The viral song 'Rich Men North of Richmond' made its way to the RNC debate stage
The first Republican primary debate opened up with a nod to a breakout country song, "Rich Men North of Richmond," that has achieved the unusual feat of topping the Billboard 100 chart almost overnight.
The song, which is being hailed by some as a kind of "hillbilly elegy" for the working class, comes from a previously unknown singer who goes by the name Oliver Anthony.
It rails against the hardship of taxation, but also against people on welfare — and it also nods to a conspiracy theory that has become a mainstay of the far right.
In one lyric, Anthony says, "I wish politicians would look out for miners / And not just minors on an island somewhere."
The mention of "minors on an island" is understood to refer to the Jeffrey Epstein scandal; though Epstein died in jail in 2019, the circumstances around his death continue to feed conspiratorial thinking.
"[That] really opened up a lot of people to conspiratorial content that they might have not otherwise interacted with," said Jared Holt, senior researcher at the Institute for Strategic Dialogue. Holt said anxieties around COVID-19 and false narratives around a stolen election were often mixed in with content that was skeptical about Epstein's death, bringing people further along the breadcrumb trail of conspiratorial thinking.
In another taped interview on his public YouTube page, Anthony also speaks about his concern over human trafficking and says "one of the worst things a human can do is take advantage of a child."
Together, those notes hit on themes that are foundational to the QAnon conspiracy theory.
That conspiracy theory revolves around a baseless claim that elites (those whom Anthony might call the "Rich Men North of Richmond") are secretly trafficking children for sex and to harvest their blood.
It is closely tied in with the anti-Semitic blood libel and has helped lay the groundwork for a moral panic around children being targeted by pedophiles, which today has propelled violent extremists to target LGBTQ people and their allies.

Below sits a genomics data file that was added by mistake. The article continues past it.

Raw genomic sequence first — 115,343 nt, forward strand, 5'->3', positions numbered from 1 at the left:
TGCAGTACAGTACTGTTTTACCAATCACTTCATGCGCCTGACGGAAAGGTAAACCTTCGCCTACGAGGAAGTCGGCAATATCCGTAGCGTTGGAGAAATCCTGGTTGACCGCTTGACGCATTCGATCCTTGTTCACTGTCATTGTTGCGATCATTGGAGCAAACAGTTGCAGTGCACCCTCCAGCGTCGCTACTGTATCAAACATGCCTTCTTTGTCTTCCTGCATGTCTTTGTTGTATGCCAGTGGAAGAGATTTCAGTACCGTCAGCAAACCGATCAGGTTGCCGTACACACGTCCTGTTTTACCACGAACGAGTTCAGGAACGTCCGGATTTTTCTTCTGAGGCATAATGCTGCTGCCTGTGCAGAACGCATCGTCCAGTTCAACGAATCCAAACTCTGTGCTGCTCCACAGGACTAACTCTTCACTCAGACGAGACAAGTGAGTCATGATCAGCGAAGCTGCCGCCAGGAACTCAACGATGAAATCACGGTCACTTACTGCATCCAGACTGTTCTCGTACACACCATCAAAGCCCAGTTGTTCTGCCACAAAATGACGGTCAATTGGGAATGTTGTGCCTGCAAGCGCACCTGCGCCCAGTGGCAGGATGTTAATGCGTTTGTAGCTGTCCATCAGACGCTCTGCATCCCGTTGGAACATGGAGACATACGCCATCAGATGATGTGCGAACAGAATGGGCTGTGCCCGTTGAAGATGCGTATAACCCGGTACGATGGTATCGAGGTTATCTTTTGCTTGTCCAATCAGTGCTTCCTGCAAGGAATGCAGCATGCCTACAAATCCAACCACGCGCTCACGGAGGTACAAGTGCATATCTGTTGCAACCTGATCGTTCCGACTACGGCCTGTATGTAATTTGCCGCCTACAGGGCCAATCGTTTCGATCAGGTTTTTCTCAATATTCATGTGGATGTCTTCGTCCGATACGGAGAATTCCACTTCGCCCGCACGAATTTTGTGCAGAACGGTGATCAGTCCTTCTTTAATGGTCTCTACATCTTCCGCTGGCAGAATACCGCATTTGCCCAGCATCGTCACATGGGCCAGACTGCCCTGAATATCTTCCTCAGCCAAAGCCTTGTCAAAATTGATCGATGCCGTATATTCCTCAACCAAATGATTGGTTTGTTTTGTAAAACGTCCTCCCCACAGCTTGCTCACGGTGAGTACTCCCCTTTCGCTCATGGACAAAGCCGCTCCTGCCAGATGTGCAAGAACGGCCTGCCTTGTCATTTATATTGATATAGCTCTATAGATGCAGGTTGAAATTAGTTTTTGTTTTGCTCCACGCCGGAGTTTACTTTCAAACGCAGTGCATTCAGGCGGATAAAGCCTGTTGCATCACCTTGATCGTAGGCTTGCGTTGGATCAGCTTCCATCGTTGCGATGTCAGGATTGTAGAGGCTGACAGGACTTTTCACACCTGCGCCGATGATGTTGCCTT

Of particular note is the way in which this song went viral. "It sort of spread as an anthem," said Holt. "How I encountered it was through political channels rather than music-focused channels. It's not like Pitchfork wrote up the song."
It sort of spread as an anthem. How I encountered it was through political channels rather than music-focused channels. It's not like Pitchfork wrote up the song.
Holt said that it's typical for political movements to latch onto cultural artifacts like music or movies to broaden their reach. But in this case, Holt warned that the individuals seizing on the song may lead unsuspecting audiences into their extremist spheres.
Among the early online boosters of the song were Matt Walsh, a far-right commentator who has fanned anti-LGBTQ sentiment. Walsh posted the song to his X account, to 1 million views. Jack Posobiec, a rightwing activist who promoted the false Pizzagate conspiracy theory and has documented ties with white nationalists, shared it on his X account to more than 5 million views.
"What is concerning is how this song is being used and the type of figures who are attaching themselves to the song, especially on the back of its success," said Holt. "And if these far-right figures are successful in associating themselves directly with the song, it could potentially open up a wider audience that they might normally not have access to all the time."
This reporting originally appeared in our live blog. Revisit how the debate unfolded.
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